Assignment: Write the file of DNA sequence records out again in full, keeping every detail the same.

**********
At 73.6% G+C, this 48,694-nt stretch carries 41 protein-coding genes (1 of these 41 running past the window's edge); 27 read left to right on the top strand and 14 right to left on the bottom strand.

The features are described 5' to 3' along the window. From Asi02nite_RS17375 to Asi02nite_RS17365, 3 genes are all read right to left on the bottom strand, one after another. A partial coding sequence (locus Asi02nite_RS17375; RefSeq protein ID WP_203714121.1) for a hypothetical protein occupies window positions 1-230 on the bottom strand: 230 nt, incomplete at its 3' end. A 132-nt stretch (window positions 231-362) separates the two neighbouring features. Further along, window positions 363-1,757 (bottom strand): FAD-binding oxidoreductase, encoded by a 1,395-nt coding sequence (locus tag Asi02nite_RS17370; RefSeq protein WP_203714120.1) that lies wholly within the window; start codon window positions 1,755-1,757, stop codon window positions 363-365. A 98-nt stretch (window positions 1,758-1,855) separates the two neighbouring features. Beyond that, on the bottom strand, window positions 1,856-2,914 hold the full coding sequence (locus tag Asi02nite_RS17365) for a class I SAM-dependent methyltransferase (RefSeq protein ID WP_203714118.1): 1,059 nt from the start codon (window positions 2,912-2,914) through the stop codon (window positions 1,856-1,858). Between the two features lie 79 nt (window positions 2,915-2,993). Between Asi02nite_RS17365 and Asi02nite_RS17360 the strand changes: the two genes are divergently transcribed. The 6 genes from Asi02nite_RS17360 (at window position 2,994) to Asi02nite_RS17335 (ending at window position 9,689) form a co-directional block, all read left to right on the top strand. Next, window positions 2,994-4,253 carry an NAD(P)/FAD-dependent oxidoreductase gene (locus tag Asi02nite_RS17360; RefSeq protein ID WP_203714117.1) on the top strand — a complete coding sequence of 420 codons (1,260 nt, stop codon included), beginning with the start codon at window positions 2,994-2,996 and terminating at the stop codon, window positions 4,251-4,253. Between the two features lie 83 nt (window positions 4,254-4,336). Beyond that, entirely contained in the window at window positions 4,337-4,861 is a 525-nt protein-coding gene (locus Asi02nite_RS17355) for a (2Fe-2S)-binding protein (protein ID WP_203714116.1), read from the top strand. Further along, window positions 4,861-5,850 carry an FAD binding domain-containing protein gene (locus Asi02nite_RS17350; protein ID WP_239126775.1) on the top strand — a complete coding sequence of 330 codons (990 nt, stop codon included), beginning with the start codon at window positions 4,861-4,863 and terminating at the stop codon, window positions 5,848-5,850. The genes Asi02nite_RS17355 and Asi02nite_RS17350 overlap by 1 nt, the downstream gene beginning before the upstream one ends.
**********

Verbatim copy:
At 73.6% G+C, this 48,694-nt stretch carries 41 protein-coding genes (1 of these 41 running past the window's edge); 27 read left to right on the top strand and 14 right to left on the bottom strand.

The features are described 5' to 3' along the window. From Asi02nite_RS17375 to Asi02nite_RS17365, 3 genes are all read right to left on the bottom strand, one after another. A partial coding sequence (locus Asi02nite_RS17375; RefSeq protein ID WP_203714121.1) for a hypothetical protein occupies window positions 1-230 on the bottom strand: 230 nt, incomplete at its 3' end. A 132-nt stretch (window positions 231-362) separates the two neighbouring features. Further along, window positions 363-1,757 (bottom strand): FAD-binding oxidoreductase, encoded by a 1,395-nt coding sequence (locus tag Asi02nite_RS17370; RefSeq protein WP_203714120.1) that lies wholly within the window; start codon window positions 1,755-1,757, stop codon window positions 363-365. A 98-nt stretch (window positions 1,758-1,855) separates the two neighbouring features. Beyond that, on the bottom strand, window positions 1,856-2,914 hold the full coding sequence (locus tag Asi02nite_RS17365) for a class I SAM-dependent methyltransferase (RefSeq protein ID WP_203714118.1): 1,059 nt from the start codon (window positions 2,912-2,914) through the stop codon (window positions 1,856-1,858). Between the two features lie 79 nt (window positions 2,915-2,993). Between Asi02nite_RS17365 and Asi02nite_RS17360 the strand changes: the two genes are divergently transcribed. The 6 genes from Asi02nite_RS17360 (at window position 2,994) to Asi02nite_RS17335 (ending at window position 9,689) form a co-directional block, all read left to right on the top strand. Next, window positions 2,994-4,253 carry an NAD(P)/FAD-dependent oxidoreductase gene (locus tag Asi02nite_RS17360; RefSeq protein ID WP_203714117.1) on the top strand — a complete coding sequence of 420 codons (1,260 nt, stop codon included), beginning with the start codon at window positions 2,994-2,996 and terminating at the stop codon, window positions 4,251-4,253. Between the two features lie 83 nt (window positions 4,254-4,336). Beyond that, entirely contained in the window at window positions 4,337-4,861 is a 525-nt protein-coding gene (locus Asi02nite_RS17355) for a (2Fe-2S)-binding protein (protein ID WP_203714116.1), read from the top strand. Further along, window positions 4,861-5,850 carry an FAD binding domain-containing protein gene (locus Asi02nite_RS17350; protein ID WP_239126775.1) on the top strand — a complete coding sequence of 330 codons (990 nt, stop codon included), beginning with the start codon at window positions 4,861-4,863 and terminating at the stop codon, window positions 5,848-5,850. The genes Asi02nite_RS17355 and Asi02nite_RS17350 overlap by 1 nt, the downstream gene beginning before the upstream one ends.